Vocation and work are part of God’s design and thus have the potential of serving divine purpose.
While this sounds right, I have to admit that I cannot vouch for its rightness for every vocation and everyone’s work. Because I am not an engineer, farmer, salesperson, or mechanic, I cannot say with personal knowledge or absolute certainty that this statement is true for engineers, farmers, salespersons, and mechanics. I am a teacher, and thus, can only speak as a teacher. And even as a teacher, I cannot speak for high school geography teachers or teachers of children in Montessori schools. I can only speak as a teacher of adults in a seminary. But as such a teacher, I believe my vocation and work are part of God’s design and serve divine purpose.
I say this not because of my specific vocation or my particular place of work but because of aim and intention. As a teacher my aim is for each class session to be a sacred space and a holy time in which I invite others by way of questions and discussion to partake in the sacraments of learning and friendship so that together we move toward transformation and witness. As you read these words, you may think – ‘Well, that it is super easy for you to say, since your job is about preparing people for ministry.’ And yet, it isn’t that easy or a given. I have the same temptation that others face in their work and vocation. I can easily default to seeing what I do as mundane, common, or just neutral work. In fact, the temptation is to assume the sacred, holy, and sacramental because of the subject matter I teach and its connection to the church’s mission. And such an assumption would be fatal. For my work as a teacher to be sacred, holy, and sacramental, I must work with intention and purpose toward ends that are sacred and holy. Without such intentionality, I will surely veer into actions and attitudes that cause me to view my vocation merely as job and my work as empty routine or drudgery.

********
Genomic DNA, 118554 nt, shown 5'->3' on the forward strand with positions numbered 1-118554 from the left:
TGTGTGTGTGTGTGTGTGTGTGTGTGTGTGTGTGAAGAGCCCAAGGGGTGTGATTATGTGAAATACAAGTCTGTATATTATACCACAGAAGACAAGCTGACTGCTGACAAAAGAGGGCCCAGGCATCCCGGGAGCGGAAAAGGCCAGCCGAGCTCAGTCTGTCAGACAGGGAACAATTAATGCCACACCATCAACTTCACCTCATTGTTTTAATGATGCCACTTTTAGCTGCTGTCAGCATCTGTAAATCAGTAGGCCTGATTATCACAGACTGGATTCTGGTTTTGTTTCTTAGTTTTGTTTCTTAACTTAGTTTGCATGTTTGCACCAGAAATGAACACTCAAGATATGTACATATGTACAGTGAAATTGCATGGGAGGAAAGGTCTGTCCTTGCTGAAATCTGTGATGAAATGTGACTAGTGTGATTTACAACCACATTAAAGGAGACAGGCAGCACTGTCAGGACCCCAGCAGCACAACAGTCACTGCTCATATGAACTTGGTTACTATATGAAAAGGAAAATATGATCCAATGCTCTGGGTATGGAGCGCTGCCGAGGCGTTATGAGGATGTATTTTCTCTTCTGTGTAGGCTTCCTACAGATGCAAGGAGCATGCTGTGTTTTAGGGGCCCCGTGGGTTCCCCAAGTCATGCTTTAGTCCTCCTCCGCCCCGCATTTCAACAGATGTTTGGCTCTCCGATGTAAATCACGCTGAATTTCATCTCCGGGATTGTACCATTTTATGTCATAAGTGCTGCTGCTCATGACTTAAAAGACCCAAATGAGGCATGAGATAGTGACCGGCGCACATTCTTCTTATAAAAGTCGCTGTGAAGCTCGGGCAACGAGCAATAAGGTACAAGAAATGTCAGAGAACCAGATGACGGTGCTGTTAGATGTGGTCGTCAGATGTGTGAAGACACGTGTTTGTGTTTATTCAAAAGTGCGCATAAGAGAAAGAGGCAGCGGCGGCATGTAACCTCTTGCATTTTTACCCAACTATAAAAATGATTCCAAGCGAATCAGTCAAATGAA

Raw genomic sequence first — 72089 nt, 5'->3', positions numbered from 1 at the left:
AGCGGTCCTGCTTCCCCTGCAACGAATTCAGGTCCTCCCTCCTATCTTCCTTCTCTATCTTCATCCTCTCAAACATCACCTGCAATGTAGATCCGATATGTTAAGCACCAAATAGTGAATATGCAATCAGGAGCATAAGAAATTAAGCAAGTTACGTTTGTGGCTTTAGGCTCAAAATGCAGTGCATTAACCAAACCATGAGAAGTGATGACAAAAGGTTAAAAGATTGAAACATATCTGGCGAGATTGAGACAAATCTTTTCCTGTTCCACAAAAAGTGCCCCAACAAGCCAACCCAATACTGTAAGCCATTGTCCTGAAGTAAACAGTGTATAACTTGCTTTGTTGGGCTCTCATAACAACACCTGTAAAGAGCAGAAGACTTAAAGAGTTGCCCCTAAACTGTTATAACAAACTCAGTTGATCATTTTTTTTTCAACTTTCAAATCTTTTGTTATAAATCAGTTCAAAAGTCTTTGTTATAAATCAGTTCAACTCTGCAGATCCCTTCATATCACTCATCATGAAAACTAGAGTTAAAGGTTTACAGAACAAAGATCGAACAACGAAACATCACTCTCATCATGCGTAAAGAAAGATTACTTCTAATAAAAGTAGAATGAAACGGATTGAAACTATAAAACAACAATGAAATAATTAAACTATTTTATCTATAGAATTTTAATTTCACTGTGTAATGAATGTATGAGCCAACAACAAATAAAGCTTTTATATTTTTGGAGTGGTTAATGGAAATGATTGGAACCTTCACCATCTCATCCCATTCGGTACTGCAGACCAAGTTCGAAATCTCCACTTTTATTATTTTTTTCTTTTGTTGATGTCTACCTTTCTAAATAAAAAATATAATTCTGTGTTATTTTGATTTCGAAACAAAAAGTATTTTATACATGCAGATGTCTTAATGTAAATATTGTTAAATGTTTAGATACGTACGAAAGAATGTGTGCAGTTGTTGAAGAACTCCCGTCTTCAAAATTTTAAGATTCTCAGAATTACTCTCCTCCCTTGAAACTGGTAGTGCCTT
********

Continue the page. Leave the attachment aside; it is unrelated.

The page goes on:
Even though I lack personal knowledge and thus cannot speak concerning the vocations of others, I can hope for them. My hope is that a Christ-following farmer who tills, plants, waters, and harvests would be able to speak of his life and work in the same manner that I do – sacred, holy, and sacramental. Or that a Christ-following mechanic diagnosing problems and repairing engines in a competent, timely, and fair manner would speak of her vocation and work as sacred, holy, and sacramental. My hope for the farmer and the mechanic emerges from my belief about God and his mission. If mission is God’s mission and all the bits of life have a place in God’s created order, then every vocation has mission potential.
I do not live in Burma. Nor do I have the vocational title of missionary. My salary does not come from a mission agency. And yet, I intend to participate in God’s mission as a teacher, and my aim is to teach in ways that give witness to God’s transformational work. Likewise, I encourage you, as clerks, police, dentists, nurses, or whoever you are, to make your vocational aim a sacred intention – to make your work no less than the mission of God.